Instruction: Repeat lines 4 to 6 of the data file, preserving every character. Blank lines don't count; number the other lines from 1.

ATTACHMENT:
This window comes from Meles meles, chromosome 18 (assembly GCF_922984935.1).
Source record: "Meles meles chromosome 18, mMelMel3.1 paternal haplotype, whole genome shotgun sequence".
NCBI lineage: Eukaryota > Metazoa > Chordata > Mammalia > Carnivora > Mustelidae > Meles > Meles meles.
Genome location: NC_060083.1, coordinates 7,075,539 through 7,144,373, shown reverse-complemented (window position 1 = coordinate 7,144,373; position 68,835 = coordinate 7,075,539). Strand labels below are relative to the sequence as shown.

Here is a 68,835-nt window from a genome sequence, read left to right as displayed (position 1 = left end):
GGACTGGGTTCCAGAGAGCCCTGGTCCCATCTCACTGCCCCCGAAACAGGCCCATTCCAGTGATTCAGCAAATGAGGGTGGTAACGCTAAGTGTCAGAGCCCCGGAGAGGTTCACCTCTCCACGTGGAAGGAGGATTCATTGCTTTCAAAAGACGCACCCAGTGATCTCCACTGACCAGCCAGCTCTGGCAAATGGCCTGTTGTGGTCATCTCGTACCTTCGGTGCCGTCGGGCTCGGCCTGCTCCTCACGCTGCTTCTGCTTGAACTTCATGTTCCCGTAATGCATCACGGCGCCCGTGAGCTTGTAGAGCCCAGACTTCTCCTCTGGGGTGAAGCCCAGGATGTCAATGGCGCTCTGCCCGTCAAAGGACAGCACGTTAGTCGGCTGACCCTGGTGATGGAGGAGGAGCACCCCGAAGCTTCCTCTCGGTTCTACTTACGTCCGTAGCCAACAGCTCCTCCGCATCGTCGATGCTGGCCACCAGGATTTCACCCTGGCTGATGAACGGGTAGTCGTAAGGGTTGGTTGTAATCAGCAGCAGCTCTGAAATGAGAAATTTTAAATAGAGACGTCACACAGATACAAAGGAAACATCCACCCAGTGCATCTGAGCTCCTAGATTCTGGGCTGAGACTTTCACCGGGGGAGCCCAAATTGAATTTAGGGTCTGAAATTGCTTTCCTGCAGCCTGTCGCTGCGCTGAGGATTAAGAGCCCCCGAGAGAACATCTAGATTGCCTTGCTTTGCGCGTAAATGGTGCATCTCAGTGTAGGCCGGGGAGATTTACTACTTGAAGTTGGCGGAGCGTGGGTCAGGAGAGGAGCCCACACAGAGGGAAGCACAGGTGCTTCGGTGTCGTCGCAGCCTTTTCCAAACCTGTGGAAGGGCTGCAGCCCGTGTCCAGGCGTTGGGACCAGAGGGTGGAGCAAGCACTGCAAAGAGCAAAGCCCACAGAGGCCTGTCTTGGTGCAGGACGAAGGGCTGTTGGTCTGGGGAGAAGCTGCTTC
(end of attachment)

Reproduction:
Genome location: NC_060083.1, coordinates 7,075,539 through 7,144,373, shown reverse-complemented (window position 1 = coordinate 7,144,373; position 68,835 = coordinate 7,075,539). Strand labels below are relative to the sequence as shown.

Here is a 68,835-nt window from a genome sequence, read left to right as displayed (position 1 = left end):
GGACTGGGTTCCAGAGAGCCCTGGTCCCATCTCACTGCCCCCGAAACAGGCCCATTCCAGTGATTCAGCAAATGAGGGTGGTAACGCTAAGTGTCAGAGCCCCGGAGAGGTTCACCTCTCCACGTGGAAGGAGGATTCATTGCTTTCAAAAGACGCACCCAGTGATCTCCACTGACCAGCCAGCTCTGGCAAATGGCCTGTTGTGGTCATCTCGTACCTTCGGTGCCGTCGGGCTCGGCCTGCTCCTCACGCTGCTTCTGCTTGAACTTCATGTTCCCGTAATGCATCACGGCGCCCGTGAGCTTGTAGAGCCCAGACTTCTCCTCTGGGGTGAAGCCCAGGATGTCAATGGCGCTCTGCCCGTCAAAGGACAGCACGTTAGTCGGCTGACCCTGGTGATGGAGGAGGAGCACCCCGAAGCTTCCTCTCGGTTCTACTTACGTCCGTAGCCAACAGCTCCTCCGCATCGTCGATGCTGGCCACCAGGATTTCACCCTGGCTGATGAACGGGTAGTCGTAAGGGTTGGTTGTAATCAGCAGCAGCTCTGAAATGAGAAATTTTAAATAGAGACGTCACACAGATACAAAGGAAACATCCACCCAGTGCATCTGAGCTCCTAGATTCTGGGCTGAGACTTTCACCGGGGGAGCCCAAATTGAATTTAGGGTCTGAAATTGCTTTCCTGCAGCCTGTCGCTGCGCTGAGGATTAAGAGCCCCCGAGAGAACATCTAGATTGCCTTGCTTTGCGCGTAAATGGTGCATCTCAGTGTAGGCCGGGGAGATTTACTACTTGAAGTTGGCGGAGCGTGGGTCAGGAGAGGAGCCCACACAGAGGGAAGCACAGGTGCTTCGGTGTCGTCGCAGCCTTTTCCAAACCTGTGGAAGGGCTGCAGCCCGTGTCCAGGCGTTGGGACCAGAGGGTGGAGCAAGCACTGCAAAGAGCAAAGCCCACAGAGGCCTGTCTTGGTGCAGGACGAAGGGCTGTTGGTCTGGGGAGAAGCTGCTTC